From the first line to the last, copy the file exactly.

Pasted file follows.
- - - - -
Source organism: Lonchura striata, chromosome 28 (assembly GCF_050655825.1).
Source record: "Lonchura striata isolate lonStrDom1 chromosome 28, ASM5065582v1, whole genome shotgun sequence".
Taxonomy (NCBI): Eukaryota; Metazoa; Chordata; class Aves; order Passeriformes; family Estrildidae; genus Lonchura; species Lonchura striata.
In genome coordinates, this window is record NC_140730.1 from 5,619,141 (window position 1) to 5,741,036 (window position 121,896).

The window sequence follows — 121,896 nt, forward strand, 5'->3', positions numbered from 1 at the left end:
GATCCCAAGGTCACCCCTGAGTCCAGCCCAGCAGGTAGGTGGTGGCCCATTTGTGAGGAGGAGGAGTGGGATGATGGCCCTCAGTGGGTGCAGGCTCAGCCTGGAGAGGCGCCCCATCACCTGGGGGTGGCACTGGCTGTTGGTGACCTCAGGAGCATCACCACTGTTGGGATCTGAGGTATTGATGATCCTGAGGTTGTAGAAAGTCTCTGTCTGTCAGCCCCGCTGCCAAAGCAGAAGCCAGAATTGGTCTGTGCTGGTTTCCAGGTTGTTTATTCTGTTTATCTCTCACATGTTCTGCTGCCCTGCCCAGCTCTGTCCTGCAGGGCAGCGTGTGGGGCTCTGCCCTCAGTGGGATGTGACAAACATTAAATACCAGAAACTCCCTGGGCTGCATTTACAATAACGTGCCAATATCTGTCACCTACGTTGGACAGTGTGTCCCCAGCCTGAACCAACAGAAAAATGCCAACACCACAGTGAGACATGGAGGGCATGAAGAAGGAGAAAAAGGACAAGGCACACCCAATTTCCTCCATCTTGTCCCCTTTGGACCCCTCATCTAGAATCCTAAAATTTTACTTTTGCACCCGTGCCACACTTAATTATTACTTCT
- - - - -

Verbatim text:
Source organism: Lonchura striata, chromosome 28 (assembly GCF_050655825.1).
Source record: "Lonchura striata isolate lonStrDom1 chromosome 28, ASM5065582v1, whole genome shotgun sequence".
Taxonomy (NCBI): Eukaryota; Metazoa; Chordata; class Aves; order Passeriformes; family Estrildidae; genus Lonchura; species Lonchura striata.
In genome coordinates, this window is record NC_140730.1 from 5,619,141 (window position 1) to 5,741,036 (window position 121,896).

The window sequence follows — 121,896 nt, forward strand, 5'->3', positions numbered from 1 at the left end:
GATCCCAAGGTCACCCCTGAGTCCAGCCCAGCAGGTAGGTGGTGGCCCATTTGTGAGGAGGAGGAGTGGGATGATGGCCCTCAGTGGGTGCAGGCTCAGCCTGGAGAGGCGCCCCATCACCTGGGGGTGGCACTGGCTGTTGGTGACCTCAGGAGCATCACCACTGTTGGGATCTGAGGTATTGATGATCCTGAGGTTGTAGAAAGTCTCTGTCTGTCAGCCCCGCTGCCAAAGCAGAAGCCAGAATTGGTCTGTGCTGGTTTCCAGGTTGTTTATTCTGTTTATCTCTCACATGTTCTGCTGCCCTGCCCAGCTCTGTCCTGCAGGGCAGCGTGTGGGGCTCTGCCCTCAGTGGGATGTGACAAACATTAAATACCAGAAACTCCCTGGGCTGCATTTACAATAACGTGCCAATATCTGTCACCTACGTTGGACAGTGTGTCCCCAGCCTGAACCAACAGAAAAATGCCAACACCACAGTGAGACATGGAGGGCATGAAGAAGGAGAAAAAGGACAAGGCACACCCAATTTCCTCCATCTTGTCCCCTTTGGACCCCTCATCTAGAATCCTAAAATTTTACTTTTGCACCCGTGCCACACTTAATTATTACTTCT